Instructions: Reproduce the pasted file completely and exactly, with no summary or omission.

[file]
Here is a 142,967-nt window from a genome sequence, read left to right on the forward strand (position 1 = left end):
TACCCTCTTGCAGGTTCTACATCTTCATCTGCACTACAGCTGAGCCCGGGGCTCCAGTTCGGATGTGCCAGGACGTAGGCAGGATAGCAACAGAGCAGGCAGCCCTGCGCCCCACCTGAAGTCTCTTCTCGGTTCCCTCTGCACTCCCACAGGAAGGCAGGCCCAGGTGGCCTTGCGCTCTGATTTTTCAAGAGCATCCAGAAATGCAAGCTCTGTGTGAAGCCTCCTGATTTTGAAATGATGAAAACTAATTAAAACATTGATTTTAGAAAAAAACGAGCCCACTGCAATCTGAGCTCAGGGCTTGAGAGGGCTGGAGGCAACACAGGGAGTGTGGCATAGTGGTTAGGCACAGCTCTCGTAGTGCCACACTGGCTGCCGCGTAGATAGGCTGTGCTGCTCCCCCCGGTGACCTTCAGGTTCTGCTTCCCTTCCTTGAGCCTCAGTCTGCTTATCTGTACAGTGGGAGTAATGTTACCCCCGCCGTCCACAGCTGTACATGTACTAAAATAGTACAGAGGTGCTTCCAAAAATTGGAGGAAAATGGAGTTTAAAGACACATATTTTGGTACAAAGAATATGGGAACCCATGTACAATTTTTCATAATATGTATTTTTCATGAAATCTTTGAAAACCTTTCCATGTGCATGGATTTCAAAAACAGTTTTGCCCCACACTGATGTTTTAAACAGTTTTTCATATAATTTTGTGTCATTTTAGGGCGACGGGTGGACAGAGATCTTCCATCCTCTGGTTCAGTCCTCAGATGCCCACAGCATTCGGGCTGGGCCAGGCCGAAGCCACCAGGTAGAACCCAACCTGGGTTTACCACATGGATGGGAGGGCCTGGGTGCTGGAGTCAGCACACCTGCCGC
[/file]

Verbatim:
Here is a 142,967-nt window from a genome sequence, read left to right on the forward strand (position 1 = left end):
TACCCTCTTGCAGGTTCTACATCTTCATCTGCACTACAGCTGAGCCCGGGGCTCCAGTTCGGATGTGCCAGGACGTAGGCAGGATAGCAACAGAGCAGGCAGCCCTGCGCCCCACCTGAAGTCTCTTCTCGGTTCCCTCTGCACTCCCACAGGAAGGCAGGCCCAGGTGGCCTTGCGCTCTGATTTTTCAAGAGCATCCAGAAATGCAAGCTCTGTGTGAAGCCTCCTGATTTTGAAATGATGAAAACTAATTAAAACATTGATTTTAGAAAAAAACGAGCCCACTGCAATCTGAGCTCAGGGCTTGAGAGGGCTGGAGGCAACACAGGGAGTGTGGCATAGTGGTTAGGCACAGCTCTCGTAGTGCCACACTGGCTGCCGCGTAGATAGGCTGTGCTGCTCCCCCCGGTGACCTTCAGGTTCTGCTTCCCTTCCTTGAGCCTCAGTCTGCTTATCTGTACAGTGGGAGTAATGTTACCCCCGCCGTCCACAGCTGTACATGTACTAAAATAGTACAGAGGTGCTTCCAAAAATTGGAGGAAAATGGAGTTTAAAGACACATATTTTGGTACAAAGAATATGGGAACCCATGTACAATTTTTCATAATATGTATTTTTCATGAAATCTTTGAAAACCTTTCCATGTGCATGGATTTCAAAAACAGTTTTGCCCCACACTGATGTTTTAAACAGTTTTTCATATAATTTTGTGTCATTTTAGGGCGACGGGTGGACAGAGATCTTCCATCCTCTGGTTCAGTCCTCAGATGCCCACAGCATTCGGGCTGGGCCAGGCCGAAGCCACCAGGTAGAACCCAACCTGGGTTTACCACATGGATGGGAGGGCCTGGGTGCTGGAGTCAGCACACCTGCCGC